The last scene of the pilot took place on October 14. Now, Meg says she’s been with the GRs for “weeks”; judging by the size of the snowbanks, it seems like it must be closer to months, but I’ll take her word for it. Laurie’s had time to get her highlights fixed, and she’s moved out of the dreary, overpopulated main GR house into what the Chief calls the “Pledge House,” where she’s training Meg for full membership. Which mostly seems to involve taking away things that belong to her and having her do chores — impossible chores, like chopping down a biggish tree with a smallish axe. Once again, Amy Brenneman is doing a lot with very little, but this week, their shared arc belongs to Liv Tyler’s Meg. The last shot of the episode is hers: hacking away at that tree, her face moves seamlessly from one emotion to the next. She’s laughing, she’s furious, she’s grieving. She kills it.
In the pilot, Nora Durst appeared only briefly, giving a speech about how much she’d rather have a Simultaneous Stomach Flu Saturday with her vanished husband and two kids than nothing at all. Now she’s coming into her own, and so far I unequivocally love her. She has a stupid, bureaucratic, and seemingly heartless job, but she’s completely upfront about how stupid and heartless it is, and in a show where everybody is desperately searching for meaning, it’s kind of refreshing to hear somebody come right out and say, There is no meaning in this. It’s stupid, and we have to do it anyway. Much, one might suspect, like Nora’s life without her family.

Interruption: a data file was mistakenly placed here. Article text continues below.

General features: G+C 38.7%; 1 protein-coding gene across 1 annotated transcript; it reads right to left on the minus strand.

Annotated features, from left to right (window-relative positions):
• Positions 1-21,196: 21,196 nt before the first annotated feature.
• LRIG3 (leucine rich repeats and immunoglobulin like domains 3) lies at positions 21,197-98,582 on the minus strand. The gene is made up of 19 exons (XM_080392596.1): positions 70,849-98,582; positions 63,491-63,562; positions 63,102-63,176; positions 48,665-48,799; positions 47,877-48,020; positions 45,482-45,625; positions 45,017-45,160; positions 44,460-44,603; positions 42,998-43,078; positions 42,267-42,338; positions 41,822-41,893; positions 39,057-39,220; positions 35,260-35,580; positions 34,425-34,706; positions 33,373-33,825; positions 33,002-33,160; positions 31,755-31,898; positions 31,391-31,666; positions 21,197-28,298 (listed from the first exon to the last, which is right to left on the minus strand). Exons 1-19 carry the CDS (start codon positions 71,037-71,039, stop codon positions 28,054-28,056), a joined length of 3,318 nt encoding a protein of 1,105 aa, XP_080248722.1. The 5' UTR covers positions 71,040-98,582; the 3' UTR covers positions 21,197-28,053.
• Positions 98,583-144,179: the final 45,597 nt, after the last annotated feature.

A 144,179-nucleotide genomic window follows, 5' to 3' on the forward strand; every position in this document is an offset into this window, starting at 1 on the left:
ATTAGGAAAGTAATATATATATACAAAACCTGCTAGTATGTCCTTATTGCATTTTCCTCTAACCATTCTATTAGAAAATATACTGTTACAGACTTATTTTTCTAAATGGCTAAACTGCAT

Better yet is the way that Nora is absolutely aware that being the most grief-ridden person in Grieftown brings with it a certain kind of immunity from, um, everything. She deliberately knocks her coffee cup onto the floor in the coffee shop, presumably just to see the waiter go from annoyance to flustered servility — and she’s making no attempt whatsoever to hide the gun in her purse. “A big one, too, not some bullshit lady-gun,” says Jill, who’s the one to catch sight of it — but nothing really seems to come of that, either, besides some fun riffing between Jill and Aimee. Nora’s out to see how much she can get away with, which has the potential to be really cool, and really terrifying.